Tree planting in Karachi to promote interfaith harmony and protect creation
Leaders from different religious background joined Caritas in its “One Million More Tree Plantation Campaign” to boost creation through reforestation. The earth’s is the “common home” of every believer. Some spoke out against the abuses perpetrated under the country’s blasphemy legislation.
Karachi (AsiaNews) – People from different faiths met last week at the Young Men's Christian Association (YMCA) centre in Karachi to plant trees as part of an effort to promote peace, interfaith dialogue and harmony in society.
The interfaith tree planting was jointly planned by Caritas Pakistan Karachi and Saving Lives Welfare Organization under Caritas Pakistan’s ongoing “One Million More Tree Plantation Campaign”.
The aim was to show young people the importance of interfaith harmony and promote good relations among members of different faiths, starting with nature protection and care through reforestation.
During the ceremony at the YMCA, where trees were planted, the various guests stressed the importance of peace and harmony, including Fr Bhuro Mango, coordinator of the General Office for Justice, Peace and Integrity of Creation (JPIC) of the Franciscan order; Sarfraz Nazeer of Saving Lives; and Vijay Mujarni of Prem Sagar.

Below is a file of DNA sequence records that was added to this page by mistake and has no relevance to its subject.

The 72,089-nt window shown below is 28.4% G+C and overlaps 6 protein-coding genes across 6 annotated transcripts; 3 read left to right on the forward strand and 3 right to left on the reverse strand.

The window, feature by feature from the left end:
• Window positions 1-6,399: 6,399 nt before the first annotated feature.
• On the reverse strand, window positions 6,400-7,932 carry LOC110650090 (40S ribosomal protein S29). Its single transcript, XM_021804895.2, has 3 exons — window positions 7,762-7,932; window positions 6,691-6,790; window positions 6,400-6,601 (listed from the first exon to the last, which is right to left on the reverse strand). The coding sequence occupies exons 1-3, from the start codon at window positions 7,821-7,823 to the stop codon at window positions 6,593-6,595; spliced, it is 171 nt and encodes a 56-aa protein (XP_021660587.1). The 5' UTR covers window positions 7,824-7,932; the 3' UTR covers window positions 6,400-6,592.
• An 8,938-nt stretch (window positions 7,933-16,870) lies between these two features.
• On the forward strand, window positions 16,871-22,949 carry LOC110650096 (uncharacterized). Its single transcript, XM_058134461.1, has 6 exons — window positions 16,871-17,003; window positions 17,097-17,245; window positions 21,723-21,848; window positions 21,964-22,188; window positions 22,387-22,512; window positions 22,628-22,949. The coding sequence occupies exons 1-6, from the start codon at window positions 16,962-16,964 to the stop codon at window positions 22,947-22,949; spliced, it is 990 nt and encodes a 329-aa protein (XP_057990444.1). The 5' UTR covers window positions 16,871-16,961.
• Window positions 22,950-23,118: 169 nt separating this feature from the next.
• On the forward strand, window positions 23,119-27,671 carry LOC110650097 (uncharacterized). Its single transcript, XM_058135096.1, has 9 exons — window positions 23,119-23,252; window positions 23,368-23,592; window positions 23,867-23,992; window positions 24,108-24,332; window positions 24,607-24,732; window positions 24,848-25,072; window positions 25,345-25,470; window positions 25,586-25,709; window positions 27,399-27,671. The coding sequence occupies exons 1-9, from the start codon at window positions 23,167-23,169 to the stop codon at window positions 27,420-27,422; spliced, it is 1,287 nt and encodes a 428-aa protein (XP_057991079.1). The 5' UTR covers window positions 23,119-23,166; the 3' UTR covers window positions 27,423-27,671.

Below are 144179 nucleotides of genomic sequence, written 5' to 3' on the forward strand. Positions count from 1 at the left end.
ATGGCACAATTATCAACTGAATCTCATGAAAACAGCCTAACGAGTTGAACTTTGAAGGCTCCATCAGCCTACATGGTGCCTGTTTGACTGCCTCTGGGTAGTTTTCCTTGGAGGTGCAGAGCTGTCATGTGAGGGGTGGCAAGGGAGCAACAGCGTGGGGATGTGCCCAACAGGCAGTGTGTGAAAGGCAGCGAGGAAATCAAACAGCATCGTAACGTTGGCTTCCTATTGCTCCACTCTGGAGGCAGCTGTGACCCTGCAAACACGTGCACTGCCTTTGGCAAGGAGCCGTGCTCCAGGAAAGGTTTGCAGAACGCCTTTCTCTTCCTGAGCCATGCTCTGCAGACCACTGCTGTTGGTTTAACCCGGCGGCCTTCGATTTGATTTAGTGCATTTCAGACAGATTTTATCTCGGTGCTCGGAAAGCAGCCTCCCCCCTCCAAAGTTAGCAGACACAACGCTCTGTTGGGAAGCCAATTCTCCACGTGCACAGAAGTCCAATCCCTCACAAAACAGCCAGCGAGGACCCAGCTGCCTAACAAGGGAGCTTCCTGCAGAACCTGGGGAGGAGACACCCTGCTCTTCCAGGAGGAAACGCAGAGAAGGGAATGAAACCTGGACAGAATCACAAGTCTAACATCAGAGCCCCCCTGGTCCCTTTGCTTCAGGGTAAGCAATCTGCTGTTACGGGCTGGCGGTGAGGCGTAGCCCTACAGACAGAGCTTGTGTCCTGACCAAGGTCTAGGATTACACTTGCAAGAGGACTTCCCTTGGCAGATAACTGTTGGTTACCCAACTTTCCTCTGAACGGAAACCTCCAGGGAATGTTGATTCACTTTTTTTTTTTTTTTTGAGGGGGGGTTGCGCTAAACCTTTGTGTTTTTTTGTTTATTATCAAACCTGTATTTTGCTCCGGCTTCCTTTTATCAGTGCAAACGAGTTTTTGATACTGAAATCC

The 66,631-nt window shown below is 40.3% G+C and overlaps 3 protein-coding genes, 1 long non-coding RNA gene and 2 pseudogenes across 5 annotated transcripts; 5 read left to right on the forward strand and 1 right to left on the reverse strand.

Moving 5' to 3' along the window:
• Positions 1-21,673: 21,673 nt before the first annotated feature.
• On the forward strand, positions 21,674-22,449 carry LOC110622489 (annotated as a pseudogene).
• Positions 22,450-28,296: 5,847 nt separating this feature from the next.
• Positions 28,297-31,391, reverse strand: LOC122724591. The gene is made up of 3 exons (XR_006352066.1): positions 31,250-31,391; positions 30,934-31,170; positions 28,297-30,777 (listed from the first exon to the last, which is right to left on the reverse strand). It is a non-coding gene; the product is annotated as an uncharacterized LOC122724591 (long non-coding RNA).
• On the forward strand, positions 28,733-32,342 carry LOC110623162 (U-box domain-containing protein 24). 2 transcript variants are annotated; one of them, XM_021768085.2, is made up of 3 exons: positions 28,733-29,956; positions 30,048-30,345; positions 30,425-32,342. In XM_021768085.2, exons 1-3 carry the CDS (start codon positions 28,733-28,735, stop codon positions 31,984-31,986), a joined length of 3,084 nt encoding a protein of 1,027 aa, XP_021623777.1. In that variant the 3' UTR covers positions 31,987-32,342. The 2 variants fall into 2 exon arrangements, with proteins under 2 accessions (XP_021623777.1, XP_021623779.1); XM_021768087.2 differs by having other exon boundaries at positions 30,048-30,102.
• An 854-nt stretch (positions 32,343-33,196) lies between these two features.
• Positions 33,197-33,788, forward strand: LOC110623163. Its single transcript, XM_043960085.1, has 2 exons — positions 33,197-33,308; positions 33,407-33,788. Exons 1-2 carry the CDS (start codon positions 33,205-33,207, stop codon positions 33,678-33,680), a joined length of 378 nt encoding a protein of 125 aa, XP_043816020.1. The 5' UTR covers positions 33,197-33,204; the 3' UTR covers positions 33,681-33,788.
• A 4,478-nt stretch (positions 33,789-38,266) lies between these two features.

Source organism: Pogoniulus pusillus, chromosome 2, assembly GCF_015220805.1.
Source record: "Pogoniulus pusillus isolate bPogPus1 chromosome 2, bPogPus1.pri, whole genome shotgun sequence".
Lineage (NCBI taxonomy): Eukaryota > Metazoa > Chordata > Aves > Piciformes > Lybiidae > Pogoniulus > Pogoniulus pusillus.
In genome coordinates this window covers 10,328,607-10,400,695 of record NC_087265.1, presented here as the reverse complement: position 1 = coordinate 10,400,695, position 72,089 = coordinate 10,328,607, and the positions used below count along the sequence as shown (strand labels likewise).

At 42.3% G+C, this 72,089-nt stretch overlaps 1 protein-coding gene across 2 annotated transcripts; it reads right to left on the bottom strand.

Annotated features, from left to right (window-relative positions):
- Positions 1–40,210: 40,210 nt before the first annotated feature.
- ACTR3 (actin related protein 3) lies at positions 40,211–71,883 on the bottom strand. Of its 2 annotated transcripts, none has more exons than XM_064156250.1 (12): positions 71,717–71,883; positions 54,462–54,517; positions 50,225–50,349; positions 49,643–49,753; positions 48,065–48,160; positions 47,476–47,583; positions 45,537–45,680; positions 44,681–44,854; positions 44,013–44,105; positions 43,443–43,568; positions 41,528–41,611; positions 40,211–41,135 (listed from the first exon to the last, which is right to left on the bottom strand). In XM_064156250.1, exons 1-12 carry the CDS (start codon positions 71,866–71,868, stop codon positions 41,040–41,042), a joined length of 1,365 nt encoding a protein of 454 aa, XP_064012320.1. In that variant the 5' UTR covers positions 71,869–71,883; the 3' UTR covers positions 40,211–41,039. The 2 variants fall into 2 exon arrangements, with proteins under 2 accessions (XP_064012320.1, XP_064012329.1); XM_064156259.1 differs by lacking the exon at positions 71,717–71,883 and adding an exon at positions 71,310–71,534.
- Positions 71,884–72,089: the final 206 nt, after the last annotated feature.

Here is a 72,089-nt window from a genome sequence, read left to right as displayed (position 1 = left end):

For Fr Mango, planting trees is also a way to respond to Pope Francis’s call in the encyclical Laudato Si’ to take care of creation and fight climate change while promoting peace between people of different faiths under the banner of a common cause.
Samson Slamat, president of Rwadari Tehreek, a movement that promotes peace and tolerance in society, also spoke at the event about some of the tragedies that have marred the country’s recent history.
Examples of mob violence under the pretext of false accusations of blasphemy, include homes set on fire in Shanti Nagar, Joseph Colony, and Sangla Hill; the lynching of Mashaal Khan, Shama and Shahzad, Priyantha Kumara, and, in the latest incident, charges of blasphemy brought against a man with mental problems in Khanewal last Saturday.
Government authorities have not been able to prevent such violent outbursts while police have usually stood idly by, unwilling to protect people, including when their lives were threatened.
Hardly anyone has been held accountable and punished, Slamat said. For this reason, Rawadari Tehreek came up with some proposals to prevent similar events from happening again.
The first step is setting up a commission of inquiry into incidents caused by Pakistan’s blasphemy legislation; the second is to try those who, under the cloak of religion, have behaved like terrorists.
The activist also took aim at Tehreek-e-Labbaik Pakistan (TLP), an extremist political party that manipulates people's minds by exploiting and distorting Islamic law.
Making false accusations and using the blasphemy legislation to settle personal disputes should also be punished. Such practices have been used far too often in the past.